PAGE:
The History of Javanese Batik Motifs and Explanations

gambar batik cirebon singa barong

The History of Javanese Batik Motifs and Explanations โ€” Batik was first introduced to the world community by President Soeharto, who at that time wore batik at the UN conference. Batik is a process of creating coloring on a piece of cloth that is given a picture, and has a noble philosophical meaning, making a work of art full of meaning for the Javanese people from ancient times to become Indonesia’s cultural heritage in the field of art. Javanese women in the past made batik skills a livelihood, so in the past batik work was an exclusive job for women until the discovery of the “Batik Cap” which allowed the entry of men into this batik field.
There are some exceptions to the phenomenon that batik is women, namely coastal batik which seems to have lines that tend to be masculine as we can see in the Mega Mendung batik motif, where in some coastal areas, batik work is a common thing for men.

The batik tradition was originally a tradition that has always been passed down for generations until sometimes a certain batik motif can be easily recognized by us and the batik cloth comes from which family batik. Some of these Javanese batik motifs can show a person’s class or family status. Even today, some traditional batik motifs can only be worn by the Yogyakarta and/or Surakarta palace families.

Javanese Batik Motifs based on the Region

The artistic and cultural heritage of the Javanese for Indonesian generations has always been preserved by the relatives of the palace on the island of Java. Javanese batik has a variety of different batik motifs. Differences in Javanese batik motifs are common because these motifs have their meaning and philosophy, not just pictures, but contain a noble meaning for those obtained from previous ancestors, namely adherents of dynamism, animism, or Hinduism and Buddhism. Javanese Batik motifs grow and develop a lot around the Solo area or what is commonly called Solo batik in addition to Pekalongan city which is popular with Pekalongan batik. The following is a reference to Javanese Batik based on its region of origin:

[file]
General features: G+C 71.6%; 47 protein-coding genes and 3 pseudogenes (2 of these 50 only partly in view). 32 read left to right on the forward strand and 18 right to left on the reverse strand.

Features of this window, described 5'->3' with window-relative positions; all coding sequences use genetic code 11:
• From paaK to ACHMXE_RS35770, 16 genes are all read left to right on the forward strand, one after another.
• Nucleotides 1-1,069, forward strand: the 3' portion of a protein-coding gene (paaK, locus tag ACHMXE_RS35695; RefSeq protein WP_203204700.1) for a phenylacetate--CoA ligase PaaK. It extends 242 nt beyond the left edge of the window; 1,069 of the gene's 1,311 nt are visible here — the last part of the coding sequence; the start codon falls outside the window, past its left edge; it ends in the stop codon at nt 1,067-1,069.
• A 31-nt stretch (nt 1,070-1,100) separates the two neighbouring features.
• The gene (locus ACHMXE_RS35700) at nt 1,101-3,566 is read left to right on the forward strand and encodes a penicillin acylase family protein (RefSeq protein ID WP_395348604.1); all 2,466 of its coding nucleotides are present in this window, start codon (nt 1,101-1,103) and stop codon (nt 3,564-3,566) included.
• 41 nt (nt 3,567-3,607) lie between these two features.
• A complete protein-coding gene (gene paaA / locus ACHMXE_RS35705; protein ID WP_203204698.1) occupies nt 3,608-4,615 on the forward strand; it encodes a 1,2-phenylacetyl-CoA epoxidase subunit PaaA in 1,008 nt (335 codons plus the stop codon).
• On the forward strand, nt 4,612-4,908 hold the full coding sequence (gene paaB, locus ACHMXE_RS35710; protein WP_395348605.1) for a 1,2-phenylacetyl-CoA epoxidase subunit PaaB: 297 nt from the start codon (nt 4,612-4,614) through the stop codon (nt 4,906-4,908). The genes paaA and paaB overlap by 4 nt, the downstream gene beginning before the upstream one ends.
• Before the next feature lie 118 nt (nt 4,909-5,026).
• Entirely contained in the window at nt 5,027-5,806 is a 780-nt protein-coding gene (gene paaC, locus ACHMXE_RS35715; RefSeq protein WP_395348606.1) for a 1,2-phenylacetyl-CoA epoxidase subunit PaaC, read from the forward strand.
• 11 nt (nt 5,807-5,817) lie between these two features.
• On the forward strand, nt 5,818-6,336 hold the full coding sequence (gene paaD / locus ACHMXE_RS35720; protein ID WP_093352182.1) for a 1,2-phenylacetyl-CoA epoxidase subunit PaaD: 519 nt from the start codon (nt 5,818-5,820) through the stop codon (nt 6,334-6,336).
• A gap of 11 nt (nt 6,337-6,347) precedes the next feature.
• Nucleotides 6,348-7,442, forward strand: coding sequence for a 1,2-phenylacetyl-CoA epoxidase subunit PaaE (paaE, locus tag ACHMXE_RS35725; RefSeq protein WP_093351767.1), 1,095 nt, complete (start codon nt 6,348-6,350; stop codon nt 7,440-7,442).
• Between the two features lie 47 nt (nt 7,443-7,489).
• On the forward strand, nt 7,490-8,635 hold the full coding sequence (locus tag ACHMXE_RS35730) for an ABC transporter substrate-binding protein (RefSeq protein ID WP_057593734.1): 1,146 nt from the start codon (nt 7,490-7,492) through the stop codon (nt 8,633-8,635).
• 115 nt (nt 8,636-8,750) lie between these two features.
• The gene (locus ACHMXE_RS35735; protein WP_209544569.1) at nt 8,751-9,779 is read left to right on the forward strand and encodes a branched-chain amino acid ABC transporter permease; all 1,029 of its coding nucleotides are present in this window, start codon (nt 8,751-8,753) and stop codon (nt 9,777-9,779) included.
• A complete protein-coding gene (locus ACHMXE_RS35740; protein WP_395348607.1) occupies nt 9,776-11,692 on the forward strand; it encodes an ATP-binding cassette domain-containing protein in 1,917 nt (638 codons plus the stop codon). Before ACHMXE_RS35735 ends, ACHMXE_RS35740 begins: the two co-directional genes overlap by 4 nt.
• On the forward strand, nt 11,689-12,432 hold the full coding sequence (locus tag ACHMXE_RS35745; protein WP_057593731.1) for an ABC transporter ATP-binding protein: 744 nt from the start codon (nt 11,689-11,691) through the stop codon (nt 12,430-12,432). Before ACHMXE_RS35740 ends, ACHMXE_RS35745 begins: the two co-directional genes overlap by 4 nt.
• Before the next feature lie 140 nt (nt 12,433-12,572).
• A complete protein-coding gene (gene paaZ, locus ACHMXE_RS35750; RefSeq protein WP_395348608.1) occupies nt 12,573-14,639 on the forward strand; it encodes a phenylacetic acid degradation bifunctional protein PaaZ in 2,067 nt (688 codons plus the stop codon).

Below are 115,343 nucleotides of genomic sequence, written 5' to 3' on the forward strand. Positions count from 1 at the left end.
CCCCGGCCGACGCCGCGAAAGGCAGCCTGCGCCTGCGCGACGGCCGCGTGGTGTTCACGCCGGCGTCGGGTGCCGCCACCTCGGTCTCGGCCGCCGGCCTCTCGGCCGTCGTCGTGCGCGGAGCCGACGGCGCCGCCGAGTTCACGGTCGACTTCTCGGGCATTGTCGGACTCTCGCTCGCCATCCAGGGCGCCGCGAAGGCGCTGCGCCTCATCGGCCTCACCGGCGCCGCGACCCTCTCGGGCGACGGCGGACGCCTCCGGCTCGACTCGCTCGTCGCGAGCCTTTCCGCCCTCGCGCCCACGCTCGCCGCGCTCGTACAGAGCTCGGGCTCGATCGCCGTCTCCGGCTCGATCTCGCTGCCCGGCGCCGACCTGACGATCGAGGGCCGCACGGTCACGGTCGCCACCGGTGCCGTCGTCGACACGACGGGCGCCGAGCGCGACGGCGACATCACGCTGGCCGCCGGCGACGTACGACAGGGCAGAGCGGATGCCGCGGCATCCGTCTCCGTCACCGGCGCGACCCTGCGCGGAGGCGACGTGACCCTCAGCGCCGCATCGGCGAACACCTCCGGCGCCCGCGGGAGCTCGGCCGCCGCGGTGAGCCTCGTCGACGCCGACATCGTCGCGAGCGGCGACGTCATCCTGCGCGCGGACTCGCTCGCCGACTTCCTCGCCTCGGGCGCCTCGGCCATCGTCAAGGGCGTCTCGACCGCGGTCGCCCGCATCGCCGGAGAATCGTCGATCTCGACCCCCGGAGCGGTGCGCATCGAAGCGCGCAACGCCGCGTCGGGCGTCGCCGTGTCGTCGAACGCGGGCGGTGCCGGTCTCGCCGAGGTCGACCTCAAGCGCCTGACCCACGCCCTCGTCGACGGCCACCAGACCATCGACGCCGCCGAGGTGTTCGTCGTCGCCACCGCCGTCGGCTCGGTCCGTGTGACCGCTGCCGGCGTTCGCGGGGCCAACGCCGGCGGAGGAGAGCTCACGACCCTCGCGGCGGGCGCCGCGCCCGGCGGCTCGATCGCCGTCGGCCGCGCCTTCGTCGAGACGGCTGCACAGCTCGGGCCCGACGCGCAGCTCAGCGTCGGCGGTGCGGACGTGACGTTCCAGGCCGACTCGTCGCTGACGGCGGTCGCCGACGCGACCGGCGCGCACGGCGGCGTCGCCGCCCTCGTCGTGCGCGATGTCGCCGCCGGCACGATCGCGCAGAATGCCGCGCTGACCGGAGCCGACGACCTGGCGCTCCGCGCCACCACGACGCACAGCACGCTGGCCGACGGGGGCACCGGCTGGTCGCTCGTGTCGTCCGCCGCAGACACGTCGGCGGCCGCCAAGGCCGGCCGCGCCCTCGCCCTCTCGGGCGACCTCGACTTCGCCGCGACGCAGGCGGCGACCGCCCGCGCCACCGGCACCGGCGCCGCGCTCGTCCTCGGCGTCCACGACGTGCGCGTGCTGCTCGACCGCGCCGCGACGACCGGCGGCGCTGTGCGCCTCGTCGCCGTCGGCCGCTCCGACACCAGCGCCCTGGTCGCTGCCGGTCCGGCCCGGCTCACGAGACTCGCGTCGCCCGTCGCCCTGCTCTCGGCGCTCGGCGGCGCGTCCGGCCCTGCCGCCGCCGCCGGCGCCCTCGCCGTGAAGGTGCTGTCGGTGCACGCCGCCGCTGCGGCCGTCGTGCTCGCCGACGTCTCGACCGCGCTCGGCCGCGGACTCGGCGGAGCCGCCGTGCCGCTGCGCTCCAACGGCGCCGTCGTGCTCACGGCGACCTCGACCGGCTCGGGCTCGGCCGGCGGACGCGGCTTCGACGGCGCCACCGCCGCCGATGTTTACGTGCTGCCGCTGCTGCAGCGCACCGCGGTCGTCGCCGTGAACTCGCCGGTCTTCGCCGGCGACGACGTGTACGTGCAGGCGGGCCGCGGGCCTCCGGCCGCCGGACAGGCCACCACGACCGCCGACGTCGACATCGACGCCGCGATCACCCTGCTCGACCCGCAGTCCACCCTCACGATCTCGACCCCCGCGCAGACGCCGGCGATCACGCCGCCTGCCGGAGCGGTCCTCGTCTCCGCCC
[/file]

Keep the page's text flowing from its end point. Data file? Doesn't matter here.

Bali BatikBanyumas BatikPekalongan Batik
Madura BatikMalang BatikYogyakarta Batik
Solo BatikTegal (Tegalan) BatikTasikmalaya Batik
Aceh BatikCirebon BatikJombang Batik
Banten BatikTulungagung BatikKediri Batik
Kudus BatikJepara Batik / Kartini BatikBrebes Batik
Jember BatikBlitar BatikBetawi Batik

History Of Javanese Batik Motif

We try to look back at the history of Javanese batik through the process of tracing the history of the kingdom starting from the Majapahit kingdom to other kingdoms afterward. In the historical records of the archipelago, it is stated that the development of Javanese batik cloth was mostly carried out during the heyday of the ancient Mataram kingdom, after the Mataram kingdom broke out, the next one who continued the baton of batik culture was the kingdom of Surakarta Hadiningrat and Nagari NgaYogyakarta Hadiningrat. The Kingdom of Surakarta has a solo batik center located in the village of Laweyan with a Klewer batik market, while the Kingdom of Jogja with its Beringharjo market.

Basically, Batik culture is included in the type of art of painting or drawing on a piece of cloth that will be used as material for certain models of batik clothes.

Javanese Batik motifs based on the pattern of the motifs

Keraton BatikSundagaran BatikCuwiri Batik
Petani BatikTambal BatikSidomukti Batik
Sekar Jagad BatikPringgondani BatikKawung Batik
Sido Luhur BatikSido Asih BatikSemen Rama Batik
Singa Barong BatikSawat Pengantin BatikTruntum Batik
Mega Mendung BatikSatrio Manah BatikSinga Payung Batik

Javanese Batik Motif Pictures

batik jawa
javanese batik

From the description of the history of Javanese batik motifs and their explanations, we hope that this written batik culture will remain sustainable until the next generation.

Bibliography of the History of Javanese Batik Motifs and Explanations

  • Sejarah Batik Jawa dan Penjelasannya, Online: accessed at 2 September 2016
  • Batik, Wikipedia. Online: accessed at 2 September 2016